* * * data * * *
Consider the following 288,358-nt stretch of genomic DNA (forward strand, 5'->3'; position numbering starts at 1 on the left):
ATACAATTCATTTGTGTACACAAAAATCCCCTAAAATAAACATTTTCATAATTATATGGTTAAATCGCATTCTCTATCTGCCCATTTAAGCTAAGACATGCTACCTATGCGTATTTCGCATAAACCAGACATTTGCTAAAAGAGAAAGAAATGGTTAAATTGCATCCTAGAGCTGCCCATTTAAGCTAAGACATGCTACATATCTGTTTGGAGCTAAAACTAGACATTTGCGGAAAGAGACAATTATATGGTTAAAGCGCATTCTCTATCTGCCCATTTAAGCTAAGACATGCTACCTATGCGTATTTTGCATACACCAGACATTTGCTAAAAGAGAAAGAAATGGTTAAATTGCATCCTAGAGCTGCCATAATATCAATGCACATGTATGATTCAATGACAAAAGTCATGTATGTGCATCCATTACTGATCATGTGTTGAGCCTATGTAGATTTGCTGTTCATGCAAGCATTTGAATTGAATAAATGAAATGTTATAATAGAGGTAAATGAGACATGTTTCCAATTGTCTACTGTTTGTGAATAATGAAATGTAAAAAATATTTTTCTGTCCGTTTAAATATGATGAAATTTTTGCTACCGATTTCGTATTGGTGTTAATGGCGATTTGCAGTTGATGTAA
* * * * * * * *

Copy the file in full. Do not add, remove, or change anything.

Consider the following 288,358-nt stretch of genomic DNA (forward strand, 5'->3'; position numbering starts at 1 on the left):
ATACAATTCATTTGTGTACACAAAAATCCCCTAAAATAAACATTTTCATAATTATATGGTTAAATCGCATTCTCTATCTGCCCATTTAAGCTAAGACATGCTACCTATGCGTATTTCGCATAAACCAGACATTTGCTAAAAGAGAAAGAAATGGTTAAATTGCATCCTAGAGCTGCCCATTTAAGCTAAGACATGCTACATATCTGTTTGGAGCTAAAACTAGACATTTGCGGAAAGAGACAATTATATGGTTAAAGCGCATTCTCTATCTGCCCATTTAAGCTAAGACATGCTACCTATGCGTATTTTGCATACACCAGACATTTGCTAAAAGAGAAAGAAATGGTTAAATTGCATCCTAGAGCTGCCATAATATCAATGCACATGTATGATTCAATGACAAAAGTCATGTATGTGCATCCATTACTGATCATGTGTTGAGCCTATGTAGATTTGCTGTTCATGCAAGCATTTGAATTGAATAAATGAAATGTTATAATAGAGGTAAATGAGACATGTTTCCAATTGTCTACTGTTTGTGAATAATGAAATGTAAAAAATATTTTTCTGTCCGTTTAAATATGATGAAATTTTTGCTACCGATTTCGTATTGGTGTTAATGGCGATTTGCAGTTGATGTAA